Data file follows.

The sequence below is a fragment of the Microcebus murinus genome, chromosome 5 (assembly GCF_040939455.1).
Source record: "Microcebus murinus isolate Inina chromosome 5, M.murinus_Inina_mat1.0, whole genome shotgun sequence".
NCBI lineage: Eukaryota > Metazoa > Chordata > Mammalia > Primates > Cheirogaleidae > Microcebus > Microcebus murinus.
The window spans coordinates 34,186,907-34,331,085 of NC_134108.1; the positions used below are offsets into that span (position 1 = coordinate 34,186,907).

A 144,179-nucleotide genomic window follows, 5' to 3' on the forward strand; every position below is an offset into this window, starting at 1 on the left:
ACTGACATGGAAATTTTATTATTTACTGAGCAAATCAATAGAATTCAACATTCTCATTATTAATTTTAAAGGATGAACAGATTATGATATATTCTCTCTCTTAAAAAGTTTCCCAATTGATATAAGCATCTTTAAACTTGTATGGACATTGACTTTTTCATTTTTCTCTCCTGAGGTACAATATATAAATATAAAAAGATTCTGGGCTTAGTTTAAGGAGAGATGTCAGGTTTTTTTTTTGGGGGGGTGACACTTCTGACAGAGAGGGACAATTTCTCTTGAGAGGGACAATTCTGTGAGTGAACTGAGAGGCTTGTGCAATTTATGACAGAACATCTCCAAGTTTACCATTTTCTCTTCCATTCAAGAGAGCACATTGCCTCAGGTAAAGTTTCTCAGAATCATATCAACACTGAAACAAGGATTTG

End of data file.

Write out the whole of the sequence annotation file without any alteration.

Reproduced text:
The sequence below is a fragment of the Microcebus murinus genome, chromosome 5 (assembly GCF_040939455.1).
Source record: "Microcebus murinus isolate Inina chromosome 5, M.murinus_Inina_mat1.0, whole genome shotgun sequence".
NCBI lineage: Eukaryota > Metazoa > Chordata > Mammalia > Primates > Cheirogaleidae > Microcebus > Microcebus murinus.
The window spans coordinates 34,186,907-34,331,085 of NC_134108.1; the positions used below are offsets into that span (position 1 = coordinate 34,186,907).

A 144,179-nucleotide genomic window follows, 5' to 3' on the forward strand; every position below is an offset into this window, starting at 1 on the left:
ACTGACATGGAAATTTTATTATTTACTGAGCAAATCAATAGAATTCAACATTCTCATTATTAATTTTAAAGGATGAACAGATTATGATATATTCTCTCTCTTAAAAAGTTTCCCAATTGATATAAGCATCTTTAAACTTGTATGGACATTGACTTTTTCATTTTTCTCTCCTGAGGTACAATATATAAATATAAAAAGATTCTGGGCTTAGTTTAAGGAGAGATGTCAGGTTTTTTTTTTGGGGGGGTGACACTTCTGACAGAGAGGGACAATTTCTCTTGAGAGGGACAATTCTGTGAGTGAACTGAGAGGCTTGTGCAATTTATGACAGAACATCTCCAAGTTTACCATTTTCTCTTCCATTCAAGAGAGCACATTGCCTCAGGTAAAGTTTCTCAGAATCATATCAACACTGAAACAAGGATTTG